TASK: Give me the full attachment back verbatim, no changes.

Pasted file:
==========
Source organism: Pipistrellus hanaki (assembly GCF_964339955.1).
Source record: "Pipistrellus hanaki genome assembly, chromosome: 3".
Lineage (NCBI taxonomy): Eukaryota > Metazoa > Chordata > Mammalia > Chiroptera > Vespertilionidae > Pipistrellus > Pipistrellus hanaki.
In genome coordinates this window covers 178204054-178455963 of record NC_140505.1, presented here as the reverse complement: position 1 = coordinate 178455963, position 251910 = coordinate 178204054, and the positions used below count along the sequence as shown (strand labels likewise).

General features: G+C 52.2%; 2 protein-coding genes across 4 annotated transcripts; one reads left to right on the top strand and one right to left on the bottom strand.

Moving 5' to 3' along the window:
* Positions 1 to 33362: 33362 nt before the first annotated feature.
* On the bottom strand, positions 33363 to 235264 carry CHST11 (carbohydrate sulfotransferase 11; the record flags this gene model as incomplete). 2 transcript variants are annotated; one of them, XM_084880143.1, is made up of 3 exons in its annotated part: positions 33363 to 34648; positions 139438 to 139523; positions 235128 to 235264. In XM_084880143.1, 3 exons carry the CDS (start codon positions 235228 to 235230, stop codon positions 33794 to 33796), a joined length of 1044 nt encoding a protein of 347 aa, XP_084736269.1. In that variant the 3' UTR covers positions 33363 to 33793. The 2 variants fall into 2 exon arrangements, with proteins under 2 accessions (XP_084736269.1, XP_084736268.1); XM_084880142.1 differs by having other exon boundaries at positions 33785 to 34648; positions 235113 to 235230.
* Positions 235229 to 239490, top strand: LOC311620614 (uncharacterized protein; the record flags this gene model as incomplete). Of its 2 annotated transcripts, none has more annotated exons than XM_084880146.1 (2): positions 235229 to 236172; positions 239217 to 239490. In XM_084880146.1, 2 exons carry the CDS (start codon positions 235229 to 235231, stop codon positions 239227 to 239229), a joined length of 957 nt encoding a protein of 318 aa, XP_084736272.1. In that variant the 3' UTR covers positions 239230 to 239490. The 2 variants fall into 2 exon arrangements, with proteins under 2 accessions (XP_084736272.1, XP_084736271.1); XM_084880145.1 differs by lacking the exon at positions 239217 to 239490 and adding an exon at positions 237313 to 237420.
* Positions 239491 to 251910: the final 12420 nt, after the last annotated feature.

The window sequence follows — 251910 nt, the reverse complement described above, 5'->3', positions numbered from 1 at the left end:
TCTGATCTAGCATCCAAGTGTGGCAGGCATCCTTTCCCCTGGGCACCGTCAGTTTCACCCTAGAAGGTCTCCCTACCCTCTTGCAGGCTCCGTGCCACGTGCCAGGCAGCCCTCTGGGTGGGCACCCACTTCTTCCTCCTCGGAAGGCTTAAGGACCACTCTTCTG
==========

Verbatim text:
Source organism: Pipistrellus hanaki (assembly GCF_964339955.1).
Source record: "Pipistrellus hanaki genome assembly, chromosome: 3".
Lineage (NCBI taxonomy): Eukaryota > Metazoa > Chordata > Mammalia > Chiroptera > Vespertilionidae > Pipistrellus > Pipistrellus hanaki.
In genome coordinates this window covers 178204054-178455963 of record NC_140505.1, presented here as the reverse complement: position 1 = coordinate 178455963, position 251910 = coordinate 178204054, and the positions used below count along the sequence as shown (strand labels likewise).

General features: G+C 52.2%; 2 protein-coding genes across 4 annotated transcripts; one reads left to right on the top strand and one right to left on the bottom strand.

Moving 5' to 3' along the window:
* Positions 1 to 33362: 33362 nt before the first annotated feature.
* On the bottom strand, positions 33363 to 235264 carry CHST11 (carbohydrate sulfotransferase 11; the record flags this gene model as incomplete). 2 transcript variants are annotated; one of them, XM_084880143.1, is made up of 3 exons in its annotated part: positions 33363 to 34648; positions 139438 to 139523; positions 235128 to 235264. In XM_084880143.1, 3 exons carry the CDS (start codon positions 235228 to 235230, stop codon positions 33794 to 33796), a joined length of 1044 nt encoding a protein of 347 aa, XP_084736269.1. In that variant the 3' UTR covers positions 33363 to 33793. The 2 variants fall into 2 exon arrangements, with proteins under 2 accessions (XP_084736269.1, XP_084736268.1); XM_084880142.1 differs by having other exon boundaries at positions 33785 to 34648; positions 235113 to 235230.
* Positions 235229 to 239490, top strand: LOC311620614 (uncharacterized protein; the record flags this gene model as incomplete). Of its 2 annotated transcripts, none has more annotated exons than XM_084880146.1 (2): positions 235229 to 236172; positions 239217 to 239490. In XM_084880146.1, 2 exons carry the CDS (start codon positions 235229 to 235231, stop codon positions 239227 to 239229), a joined length of 957 nt encoding a protein of 318 aa, XP_084736272.1. In that variant the 3' UTR covers positions 239230 to 239490. The 2 variants fall into 2 exon arrangements, with proteins under 2 accessions (XP_084736272.1, XP_084736271.1); XM_084880145.1 differs by lacking the exon at positions 239217 to 239490 and adding an exon at positions 237313 to 237420.
* Positions 239491 to 251910: the final 12420 nt, after the last annotated feature.

The window sequence follows — 251910 nt, the reverse complement described above, 5'->3', positions numbered from 1 at the left end:
TCTGATCTAGCATCCAAGTGTGGCAGGCATCCTTTCCCCTGGGCACCGTCAGTTTCACCCTAGAAGGTCTCCCTACCCTCTTGCAGGCTCCGTGCCACGTGCCAGGCAGCCCTCTGGGTGGGCACCCACTTCTTCCTCCTCGGAAGGCTTAAGGACCACTCTTCTG